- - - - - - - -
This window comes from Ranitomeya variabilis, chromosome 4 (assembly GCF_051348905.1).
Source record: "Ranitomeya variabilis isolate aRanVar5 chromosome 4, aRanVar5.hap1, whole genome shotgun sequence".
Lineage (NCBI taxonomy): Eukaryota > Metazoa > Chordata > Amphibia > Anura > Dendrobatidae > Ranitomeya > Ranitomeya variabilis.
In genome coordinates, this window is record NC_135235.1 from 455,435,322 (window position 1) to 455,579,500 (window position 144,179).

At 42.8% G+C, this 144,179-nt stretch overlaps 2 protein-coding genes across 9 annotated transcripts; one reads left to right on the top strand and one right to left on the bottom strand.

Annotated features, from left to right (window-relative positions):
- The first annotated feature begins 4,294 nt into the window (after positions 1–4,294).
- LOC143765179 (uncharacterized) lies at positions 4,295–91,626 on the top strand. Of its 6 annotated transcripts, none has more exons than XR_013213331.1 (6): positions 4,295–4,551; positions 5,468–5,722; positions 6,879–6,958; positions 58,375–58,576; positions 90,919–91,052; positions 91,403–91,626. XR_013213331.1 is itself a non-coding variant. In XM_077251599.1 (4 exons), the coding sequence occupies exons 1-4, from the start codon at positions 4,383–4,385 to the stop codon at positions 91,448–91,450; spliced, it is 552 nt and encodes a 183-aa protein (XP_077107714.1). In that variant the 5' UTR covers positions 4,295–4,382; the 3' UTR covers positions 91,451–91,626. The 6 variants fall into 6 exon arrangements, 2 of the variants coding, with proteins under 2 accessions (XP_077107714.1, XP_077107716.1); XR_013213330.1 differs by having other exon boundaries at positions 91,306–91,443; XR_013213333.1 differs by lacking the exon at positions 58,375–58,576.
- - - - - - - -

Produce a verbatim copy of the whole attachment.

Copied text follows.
This window comes from Ranitomeya variabilis, chromosome 4 (assembly GCF_051348905.1).
Source record: "Ranitomeya variabilis isolate aRanVar5 chromosome 4, aRanVar5.hap1, whole genome shotgun sequence".
Lineage (NCBI taxonomy): Eukaryota > Metazoa > Chordata > Amphibia > Anura > Dendrobatidae > Ranitomeya > Ranitomeya variabilis.
In genome coordinates, this window is record NC_135235.1 from 455,435,322 (window position 1) to 455,579,500 (window position 144,179).

At 42.8% G+C, this 144,179-nt stretch overlaps 2 protein-coding genes across 9 annotated transcripts; one reads left to right on the top strand and one right to left on the bottom strand.

Annotated features, from left to right (window-relative positions):
- The first annotated feature begins 4,294 nt into the window (after positions 1–4,294).
- LOC143765179 (uncharacterized) lies at positions 4,295–91,626 on the top strand. Of its 6 annotated transcripts, none has more exons than XR_013213331.1 (6): positions 4,295–4,551; positions 5,468–5,722; positions 6,879–6,958; positions 58,375–58,576; positions 90,919–91,052; positions 91,403–91,626. XR_013213331.1 is itself a non-coding variant. In XM_077251599.1 (4 exons), the coding sequence occupies exons 1-4, from the start codon at positions 4,383–4,385 to the stop codon at positions 91,448–91,450; spliced, it is 552 nt and encodes a 183-aa protein (XP_077107714.1). In that variant the 5' UTR covers positions 4,295–4,382; the 3' UTR covers positions 91,451–91,626. The 6 variants fall into 6 exon arrangements, 2 of the variants coding, with proteins under 2 accessions (XP_077107714.1, XP_077107716.1); XR_013213330.1 differs by having other exon boundaries at positions 91,306–91,443; XR_013213333.1 differs by lacking the exon at positions 58,375–58,576.